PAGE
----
「漆黒の公女」 (Shikkoku no Kimijo)
“The Black Princess”
Once again, this is an episode of two sides. One of them, lovely, the other—thought-provoking, at least. And more than a little infuriating, though it’s because of the character’s actions as much as anything, which is the best way for a storyteller to infuriate.
First was the meeting in Villar’s throne room, followed by the walkabout by Theo and Siluca. Villar continues to puzzle me—he could have had the Union, if not for his own ambitions than because Alexis is a bad wartime leader, but he not only threw that away, he missed an opportunity to stymie Marrine and add to the Union’s power even more. Of course he’s hamstrung by the Union’s ill-timed attempt at peace, but if he’s not playing the crappy hand he’s dealt himself all that well. Unless that look he gave Theo was what I hope it is. Was that him asking Theo to take care of Siluca? Or, even better, was that him asking Theo to act against Villar’s orders and go rogue, so that he can act to fix this problem where Villar cannot? I hope it’s the latter. That would make Villar a much better leader and strategist. If he was just asking Theo to take care of Siluca—well, Theo was going to do that regardless. That’s a waste of time.
As for Theo and Siluca themselves, hoo boy that moved into full-on outspoken romance territory quicker than I expected. Which is great! It felt a little out of nowhere, since this anime is still hamstrung by too quick a pace; we could have done with more foreshadowing that Theo reciprocated Siluca’s feelings, or at least that he was sufficiently fascinated with her prior to his giving up his court rank for her initially. It was there, but it was more told than felt. Still, wandering is a good look for Theo, and being open and forthright about his feelings is as well—as it is for Siluca, when she makes sure that they’re both clear about their feelings for one another. Crystal clear. Did we just see romance, in an anime, that doesn’t involve a ton of misunderstandings? That involves a girl who admitted her feelings without tsundere antics, and a guy who suspected them but wasn’t sure enough to make a move until now? These are relateable, even ordinary actions and feelings as their relationship comes together, despite the extraordinary setting they live in. That was really good, and really sweet. I think I may have applauded when they kissed!
Then comes Marrine’s battle against Lord Pavel, and oh man do I have a lot to say. Chiefly: Marrine is shit at this. I don’t know why she didn’t just siege the fortress—maybe the Alliance has a shit navy, we’re never told—but cruelty is liable to do more damage than good. Going against their version of the Geneva Convention, and not accepting surrenders, does not make her strong. It makes her barbarous, and it will also make her more enemies. Right now she faces a Union that’s foolishly suing for peace when it ought to be pressing its advantage. May gassing a lord and slaughtering all of his warriors will break their will, but more likely it will galvanize it. These tactics turn doves into hawks, and bystanders into enemies. It does not show strength. It’s dumb.
Not that cruelty is entirely without worth as a strategy, if we want to get all realpolitik here. The Assyrian Empire made good use of cruelty, and it ruled for nearly 2000 years (though that was at a more primitive technological state than in Grancrest Senki). Cruelty and a lack of mercy can be useful in war, if you’re thorough enough about it. It’s just that Marrine is using it too soon. If she used her magical mustard gas to break Altirk, that might have value, since Altirk seems to be the bulwark of martial strength among the Union. Cruelly shatter Altirk and then the rest of the Union might fall easily. (Or it might galvanize.) Use it now, though, while Altirk still remains, and you might give Villar what he needs to rally the Union back into a war footing and repel your eventual assault—or help Theo recruit the scoundrels he needs to go rogue and disrupt your plans. This early, your main enemies can respond.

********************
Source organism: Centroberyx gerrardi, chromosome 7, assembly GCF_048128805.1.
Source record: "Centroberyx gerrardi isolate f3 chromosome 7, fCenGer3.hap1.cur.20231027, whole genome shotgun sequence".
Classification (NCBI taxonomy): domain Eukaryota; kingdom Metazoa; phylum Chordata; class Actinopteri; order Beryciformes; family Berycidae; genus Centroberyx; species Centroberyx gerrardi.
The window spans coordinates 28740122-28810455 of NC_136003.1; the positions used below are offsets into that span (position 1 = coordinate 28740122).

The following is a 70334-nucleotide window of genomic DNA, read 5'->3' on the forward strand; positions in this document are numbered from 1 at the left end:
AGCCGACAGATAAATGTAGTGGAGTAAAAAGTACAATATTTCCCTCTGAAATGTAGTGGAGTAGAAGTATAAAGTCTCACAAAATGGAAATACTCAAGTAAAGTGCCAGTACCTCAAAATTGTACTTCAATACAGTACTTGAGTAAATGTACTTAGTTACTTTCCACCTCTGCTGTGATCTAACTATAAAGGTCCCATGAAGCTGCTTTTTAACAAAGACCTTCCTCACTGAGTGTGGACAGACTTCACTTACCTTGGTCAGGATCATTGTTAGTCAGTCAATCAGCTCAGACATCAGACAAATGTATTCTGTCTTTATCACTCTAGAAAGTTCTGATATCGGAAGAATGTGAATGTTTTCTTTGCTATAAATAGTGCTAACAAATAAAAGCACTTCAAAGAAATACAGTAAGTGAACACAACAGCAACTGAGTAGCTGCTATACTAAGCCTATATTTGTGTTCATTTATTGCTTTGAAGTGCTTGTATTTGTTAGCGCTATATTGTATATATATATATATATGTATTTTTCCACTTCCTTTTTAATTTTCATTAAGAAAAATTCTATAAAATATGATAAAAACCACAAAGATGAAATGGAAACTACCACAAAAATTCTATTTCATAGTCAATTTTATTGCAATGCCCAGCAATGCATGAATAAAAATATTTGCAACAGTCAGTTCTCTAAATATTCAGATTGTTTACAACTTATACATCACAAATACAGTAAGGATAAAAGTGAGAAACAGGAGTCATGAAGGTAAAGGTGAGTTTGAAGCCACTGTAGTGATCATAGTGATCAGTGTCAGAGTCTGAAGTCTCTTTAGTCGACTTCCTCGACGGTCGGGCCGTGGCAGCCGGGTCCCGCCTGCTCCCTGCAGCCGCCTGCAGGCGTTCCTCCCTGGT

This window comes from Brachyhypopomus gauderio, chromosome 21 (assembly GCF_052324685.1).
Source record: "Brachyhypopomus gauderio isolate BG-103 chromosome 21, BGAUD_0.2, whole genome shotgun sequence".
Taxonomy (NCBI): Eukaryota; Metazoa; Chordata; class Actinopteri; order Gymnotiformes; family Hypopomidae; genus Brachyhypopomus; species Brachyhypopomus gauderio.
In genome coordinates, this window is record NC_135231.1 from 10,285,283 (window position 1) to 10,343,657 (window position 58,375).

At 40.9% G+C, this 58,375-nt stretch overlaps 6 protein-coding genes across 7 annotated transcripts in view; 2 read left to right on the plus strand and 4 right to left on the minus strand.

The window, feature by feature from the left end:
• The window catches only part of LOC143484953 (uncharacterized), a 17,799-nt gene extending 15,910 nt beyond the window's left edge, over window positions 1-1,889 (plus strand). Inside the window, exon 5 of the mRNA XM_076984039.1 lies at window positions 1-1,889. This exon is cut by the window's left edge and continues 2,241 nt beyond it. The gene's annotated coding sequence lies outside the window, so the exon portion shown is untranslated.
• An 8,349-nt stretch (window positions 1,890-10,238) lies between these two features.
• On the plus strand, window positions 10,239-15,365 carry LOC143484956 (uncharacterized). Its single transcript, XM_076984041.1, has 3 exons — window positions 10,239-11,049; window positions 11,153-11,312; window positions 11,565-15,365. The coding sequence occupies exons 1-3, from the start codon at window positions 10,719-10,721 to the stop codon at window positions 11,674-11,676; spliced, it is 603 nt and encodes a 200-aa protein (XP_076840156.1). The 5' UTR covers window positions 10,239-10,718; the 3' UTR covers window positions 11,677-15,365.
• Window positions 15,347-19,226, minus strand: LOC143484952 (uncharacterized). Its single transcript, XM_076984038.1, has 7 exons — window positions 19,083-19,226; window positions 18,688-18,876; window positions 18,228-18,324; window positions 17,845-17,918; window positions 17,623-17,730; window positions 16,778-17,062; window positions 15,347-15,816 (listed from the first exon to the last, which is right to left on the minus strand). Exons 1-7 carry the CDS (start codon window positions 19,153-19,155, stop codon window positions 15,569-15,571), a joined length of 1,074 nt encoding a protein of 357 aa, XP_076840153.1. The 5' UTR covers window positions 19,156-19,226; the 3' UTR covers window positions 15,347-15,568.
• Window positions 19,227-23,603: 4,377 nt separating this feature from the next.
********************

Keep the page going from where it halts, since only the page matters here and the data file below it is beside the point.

You only break rules like this if there are huge dividends to be won. Why do you think the Germans kept invading through Belgium when they knew there’d be an international outcry? Because defeating France, then considered arguably the greatest land army power in Europe (the Napoleonic Wars weren’t that long before WWI), was worth the price. Here Marrine is knocking off a piddling lord in order to cow a couple others. That’s low value for the potential backlash. The other time to use these tactics is if both sides are doing it, but that’s not the case here. Only she has violated the Lords’ Code. Not a good plan, Marrine.
The final piece of this episode was Milza’s alliance with Marrine. And by alliance, I mean unpleasant sex. Which was exactly the right tone for this scene, because it’s not like they were making love. There was no love. This was fucking, and not even the fun kind. The raw kind, the type that looks like it hurts. It stands in stark comparison to Theo and Siluca’s delicate kiss. It does all sorts of character-building things, most chiefly showing again what Marrine is willing to sacrifice in order to achieve her goal, in comparison to Villar who did not sieze his chance. The whole alliance between Marrine and Milza—the military one, I mean—just further cements Villar’s failure, because even if Theo does go rogue and pull the Union’s ass out of the fire, Villar will still have lost a valuable ally. Infuriating indeed, even if it remains somewhat compelling.
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